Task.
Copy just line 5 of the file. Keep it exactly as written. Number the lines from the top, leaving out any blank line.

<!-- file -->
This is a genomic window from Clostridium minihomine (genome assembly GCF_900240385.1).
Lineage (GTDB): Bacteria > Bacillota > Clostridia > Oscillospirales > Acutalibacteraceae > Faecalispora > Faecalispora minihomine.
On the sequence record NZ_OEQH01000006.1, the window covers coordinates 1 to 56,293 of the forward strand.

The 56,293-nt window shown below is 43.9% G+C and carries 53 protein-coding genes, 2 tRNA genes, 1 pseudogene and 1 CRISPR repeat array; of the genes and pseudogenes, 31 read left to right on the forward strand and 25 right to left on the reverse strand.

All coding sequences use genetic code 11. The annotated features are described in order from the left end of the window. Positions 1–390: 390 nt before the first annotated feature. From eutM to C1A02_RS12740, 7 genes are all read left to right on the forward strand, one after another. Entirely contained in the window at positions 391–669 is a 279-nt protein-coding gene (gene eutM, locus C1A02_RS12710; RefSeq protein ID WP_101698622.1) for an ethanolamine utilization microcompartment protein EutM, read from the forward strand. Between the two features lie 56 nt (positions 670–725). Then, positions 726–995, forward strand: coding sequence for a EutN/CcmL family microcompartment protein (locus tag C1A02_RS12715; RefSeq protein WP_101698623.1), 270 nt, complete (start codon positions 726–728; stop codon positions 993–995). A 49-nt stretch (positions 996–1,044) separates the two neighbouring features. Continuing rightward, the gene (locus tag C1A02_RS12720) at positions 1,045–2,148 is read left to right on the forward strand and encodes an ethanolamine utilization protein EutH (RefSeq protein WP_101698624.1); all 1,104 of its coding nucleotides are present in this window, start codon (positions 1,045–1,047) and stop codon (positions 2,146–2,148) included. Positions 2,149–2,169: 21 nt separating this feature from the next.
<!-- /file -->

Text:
All coding sequences use genetic code 11. The annotated features are described in order from the left end of the window. Positions 1–390: 390 nt before the first annotated feature. From eutM to C1A02_RS12740, 7 genes are all read left to right on the forward strand, one after another. Entirely contained in the window at positions 391–669 is a 279-nt protein-coding gene (gene eutM, locus C1A02_RS12710; RefSeq protein ID WP_101698622.1) for an ethanolamine utilization microcompartment protein EutM, read from the forward strand. Between the two features lie 56 nt (positions 670–725). Then, positions 726–995, forward strand: coding sequence for a EutN/CcmL family microcompartment protein (locus tag C1A02_RS12715; RefSeq protein WP_101698623.1), 270 nt, complete (start codon positions 726–728; stop codon positions 993–995). A 49-nt stretch (positions 996–1,044) separates the two neighbouring features. Continuing rightward, the gene (locus tag C1A02_RS12720) at positions 1,045–2,148 is read left to right on the forward strand and encodes an ethanolamine utilization protein EutH (RefSeq protein WP_101698624.1); all 1,104 of its coding nucleotides are present in this window, start codon (positions 1,045–1,047) and stop codon (positions 2,146–2,148) included. Positions 2,149–2,169: 21 nt separating this feature from the next.